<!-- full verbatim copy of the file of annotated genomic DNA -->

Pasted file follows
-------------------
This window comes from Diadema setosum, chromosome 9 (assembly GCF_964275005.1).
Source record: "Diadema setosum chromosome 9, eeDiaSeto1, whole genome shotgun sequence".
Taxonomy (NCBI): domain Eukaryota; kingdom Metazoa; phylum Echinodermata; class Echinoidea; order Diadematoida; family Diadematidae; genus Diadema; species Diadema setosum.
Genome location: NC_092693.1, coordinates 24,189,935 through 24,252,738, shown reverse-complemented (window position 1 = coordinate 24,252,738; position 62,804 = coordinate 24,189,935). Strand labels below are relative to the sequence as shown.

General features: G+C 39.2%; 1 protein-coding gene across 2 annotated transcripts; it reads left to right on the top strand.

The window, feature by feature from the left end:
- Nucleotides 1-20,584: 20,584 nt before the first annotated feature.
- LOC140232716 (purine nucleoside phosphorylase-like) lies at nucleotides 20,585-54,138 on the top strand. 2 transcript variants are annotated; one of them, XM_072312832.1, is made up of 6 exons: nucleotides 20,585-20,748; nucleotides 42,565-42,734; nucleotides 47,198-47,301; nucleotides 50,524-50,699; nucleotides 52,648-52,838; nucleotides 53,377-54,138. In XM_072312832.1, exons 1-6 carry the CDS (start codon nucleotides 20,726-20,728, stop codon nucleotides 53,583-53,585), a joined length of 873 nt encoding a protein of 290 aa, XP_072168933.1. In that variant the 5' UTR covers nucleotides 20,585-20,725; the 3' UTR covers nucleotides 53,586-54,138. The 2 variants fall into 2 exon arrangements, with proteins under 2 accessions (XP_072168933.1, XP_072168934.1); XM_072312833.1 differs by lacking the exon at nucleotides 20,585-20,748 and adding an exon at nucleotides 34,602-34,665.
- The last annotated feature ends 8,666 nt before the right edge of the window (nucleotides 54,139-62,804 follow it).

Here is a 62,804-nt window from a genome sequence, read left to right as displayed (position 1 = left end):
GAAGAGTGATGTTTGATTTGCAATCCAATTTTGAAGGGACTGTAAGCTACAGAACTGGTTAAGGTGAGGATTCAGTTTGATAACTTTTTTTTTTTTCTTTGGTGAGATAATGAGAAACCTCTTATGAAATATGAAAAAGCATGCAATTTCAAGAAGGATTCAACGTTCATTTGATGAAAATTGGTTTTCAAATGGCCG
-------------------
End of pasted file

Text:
This window comes from Diadema setosum, chromosome 9 (assembly GCF_964275005.1).
Source record: "Diadema setosum chromosome 9, eeDiaSeto1, whole genome shotgun sequence".
Taxonomy (NCBI): domain Eukaryota; kingdom Metazoa; phylum Echinodermata; class Echinoidea; order Diadematoida; family Diadematidae; genus Diadema; species Diadema setosum.
Genome location: NC_092693.1, coordinates 24,189,935 through 24,252,738, shown reverse-complemented (window position 1 = coordinate 24,252,738; position 62,804 = coordinate 24,189,935). Strand labels below are relative to the sequence as shown.

General features: G+C 39.2%; 1 protein-coding gene across 2 annotated transcripts; it reads left to right on the top strand.

The window, feature by feature from the left end:
- Nucleotides 1-20,584: 20,584 nt before the first annotated feature.
- LOC140232716 (purine nucleoside phosphorylase-like) lies at nucleotides 20,585-54,138 on the top strand. 2 transcript variants are annotated; one of them, XM_072312832.1, is made up of 6 exons: nucleotides 20,585-20,748; nucleotides 42,565-42,734; nucleotides 47,198-47,301; nucleotides 50,524-50,699; nucleotides 52,648-52,838; nucleotides 53,377-54,138. In XM_072312832.1, exons 1-6 carry the CDS (start codon nucleotides 20,726-20,728, stop codon nucleotides 53,583-53,585), a joined length of 873 nt encoding a protein of 290 aa, XP_072168933.1. In that variant the 5' UTR covers nucleotides 20,585-20,725; the 3' UTR covers nucleotides 53,586-54,138. The 2 variants fall into 2 exon arrangements, with proteins under 2 accessions (XP_072168933.1, XP_072168934.1); XM_072312833.1 differs by lacking the exon at nucleotides 20,585-20,748 and adding an exon at nucleotides 34,602-34,665.
- The last annotated feature ends 8,666 nt before the right edge of the window (nucleotides 54,139-62,804 follow it).

Here is a 62,804-nt window from a genome sequence, read left to right as displayed (position 1 = left end):
GAAGAGTGATGTTTGATTTGCAATCCAATTTTGAAGGGACTGTAAGCTACAGAACTGGTTAAGGTGAGGATTCAGTTTGATAACTTTTTTTTTTTTCTTTGGTGAGATAATGAGAAACCTCTTATGAAATATGAAAAAGCATGCAATTTCAAGAAGGATTCAACGTTCATTTGATGAAAATTGGTTTTCAAATGGCCG